What do you do when the Bossman tells you to go ‘no-holds-barred’ while developing a hypercar? You do exactly that because well, the Bossman asked you to! This is what has happened in the case of Bugatti Bolide. It is a result of a challenge put forward by Bugatti chief Stephan Winkelmann to his team to imagine a Bugatti developed without any restraints. Bolide is the end product of this challenge and is a one-off track car. Bugatti was teasing a new product for the past few days and recently took the wraps off the Bolide.
The company claims that it is the most extreme, fastest as well as the lightest vehicle concept produced by Bugatti in recent times.
The staggering numbers
Let’s talk numbers first because it’s a Bugatti and they are all about unreal numbers. The Bolide has an incredible weight-to-power ratio of 0.67 kg per PS. It is plonked with the same tried and tested 8-litre W12 unit which powers the Chiron. The engineers at Bugatti tuned this powertrain to pump out a staggering 1825 bhp of maximum power which is backed up by 1850 Nm of peak torque. The engine revs higher than in the Chiron, a change that necessitated a number of tweaks. Among these was an upgrade of the 7-speed dual-clutch transmission. The Bolide takes 3:07.1 minutes to complete a lap of Le Mans and 5:23.1 minutes to get around the Nordschleife.
Bugatti has designed the drive specifically for use on the racetrack and has optimised the engine and gearbox in particular for higher engine speeds. Among other things, this includes dethrottling the intake and exhaust system to achieve an even faster, more spontaneous, and extreme response characteristic. The four newly-developed turbochargers are fitted with optimised blades in order to build up more boost pressure and power at higher engine speeds. Instead of water-to-air intercooling, the Bugatti Bolide has air-to-air intercooling with water pre-cooling for optimal performance on the racetrack.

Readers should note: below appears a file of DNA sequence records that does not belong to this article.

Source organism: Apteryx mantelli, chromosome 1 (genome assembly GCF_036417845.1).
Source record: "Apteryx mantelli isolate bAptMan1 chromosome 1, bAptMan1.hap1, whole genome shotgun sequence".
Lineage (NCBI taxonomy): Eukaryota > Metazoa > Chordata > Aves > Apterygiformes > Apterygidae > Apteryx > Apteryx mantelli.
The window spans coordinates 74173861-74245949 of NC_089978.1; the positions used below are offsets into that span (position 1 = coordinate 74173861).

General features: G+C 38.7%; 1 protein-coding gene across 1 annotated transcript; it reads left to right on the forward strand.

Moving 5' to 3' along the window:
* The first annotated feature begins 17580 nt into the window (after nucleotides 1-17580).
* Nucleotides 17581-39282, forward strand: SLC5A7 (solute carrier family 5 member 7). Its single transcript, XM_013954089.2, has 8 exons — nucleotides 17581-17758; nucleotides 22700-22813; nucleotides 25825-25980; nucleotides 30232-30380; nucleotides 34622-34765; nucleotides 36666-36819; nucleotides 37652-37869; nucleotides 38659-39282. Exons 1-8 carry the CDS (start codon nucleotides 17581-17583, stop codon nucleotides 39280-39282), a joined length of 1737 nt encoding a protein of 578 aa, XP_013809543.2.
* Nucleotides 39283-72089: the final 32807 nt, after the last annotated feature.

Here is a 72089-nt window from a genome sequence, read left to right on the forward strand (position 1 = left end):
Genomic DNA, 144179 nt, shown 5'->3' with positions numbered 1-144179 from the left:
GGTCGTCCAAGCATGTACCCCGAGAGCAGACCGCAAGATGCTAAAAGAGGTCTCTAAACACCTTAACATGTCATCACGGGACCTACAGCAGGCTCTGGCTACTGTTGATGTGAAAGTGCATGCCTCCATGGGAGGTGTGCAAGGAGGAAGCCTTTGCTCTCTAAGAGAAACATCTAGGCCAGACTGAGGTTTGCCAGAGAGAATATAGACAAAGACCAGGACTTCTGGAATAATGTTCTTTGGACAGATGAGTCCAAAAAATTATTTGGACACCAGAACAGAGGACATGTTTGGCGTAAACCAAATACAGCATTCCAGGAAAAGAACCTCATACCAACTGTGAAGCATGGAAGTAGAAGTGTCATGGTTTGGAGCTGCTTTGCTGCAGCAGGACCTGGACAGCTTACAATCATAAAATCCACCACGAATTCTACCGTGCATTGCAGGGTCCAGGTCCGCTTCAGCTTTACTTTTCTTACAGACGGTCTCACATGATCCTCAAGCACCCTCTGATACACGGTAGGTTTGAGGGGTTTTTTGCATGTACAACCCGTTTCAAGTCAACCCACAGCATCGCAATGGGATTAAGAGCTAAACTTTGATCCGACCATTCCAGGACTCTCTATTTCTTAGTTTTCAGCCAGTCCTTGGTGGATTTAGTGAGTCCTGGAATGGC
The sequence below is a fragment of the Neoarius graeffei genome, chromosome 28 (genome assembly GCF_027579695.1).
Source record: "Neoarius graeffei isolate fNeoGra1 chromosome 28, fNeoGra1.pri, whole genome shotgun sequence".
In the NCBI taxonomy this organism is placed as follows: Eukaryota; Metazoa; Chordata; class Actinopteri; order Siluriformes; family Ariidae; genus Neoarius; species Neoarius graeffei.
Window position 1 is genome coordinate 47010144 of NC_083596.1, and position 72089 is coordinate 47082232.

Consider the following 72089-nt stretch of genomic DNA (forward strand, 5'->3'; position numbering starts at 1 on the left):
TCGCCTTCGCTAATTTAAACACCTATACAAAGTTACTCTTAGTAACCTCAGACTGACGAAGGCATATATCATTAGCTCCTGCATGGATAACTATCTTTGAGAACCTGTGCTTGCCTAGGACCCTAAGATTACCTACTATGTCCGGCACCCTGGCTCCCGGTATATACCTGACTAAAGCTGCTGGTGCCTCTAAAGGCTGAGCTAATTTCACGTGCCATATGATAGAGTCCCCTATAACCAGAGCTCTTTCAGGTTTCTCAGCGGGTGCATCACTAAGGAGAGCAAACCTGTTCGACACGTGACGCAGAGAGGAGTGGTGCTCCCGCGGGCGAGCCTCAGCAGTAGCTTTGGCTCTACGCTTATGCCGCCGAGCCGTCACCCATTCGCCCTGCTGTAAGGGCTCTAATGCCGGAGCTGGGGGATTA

Lightweight structure and morphable roof
All the screw and fastening elements of the Bolide are made completely out of titanium. In addition, hollow, thin-walled functional components made of an aerospace titanium alloy are used in many places. These originate from a 3D printer and are extremely thin with wall thicknesses of up to 0.5 millimetres.
A worldwide innovation is the morphable outer skin of the intake scoop on the roof, which provides active airflow optimisation. If the vehicle is driven at a slow speed, the surface of the scoop remains smooth. In contrast, a field of bubbles bugles out when driven at fast speeds. This reduces the aerodynamic drag of the scoop by 10 percent and ensures a 17 percent reduction in lift forces.
In addition, the flow onto the rear wing is optimised. At 320 km/h, the downforce is at 1,800 kilograms at the rear wing and 800 kilograms at the front wing. As in Formula 1, the Bolide decelerates with racing brakes with ceramic discs and coatings. The brake callipers weigh only 2.4 kilograms each. Stopping power comes from F1-spec carbon-ceramic brakes that reside within some of the biggest wheels fitted to a car. This is for the massive tires which measure 340 millimeters in width at the front axle and 400 mm at the rear.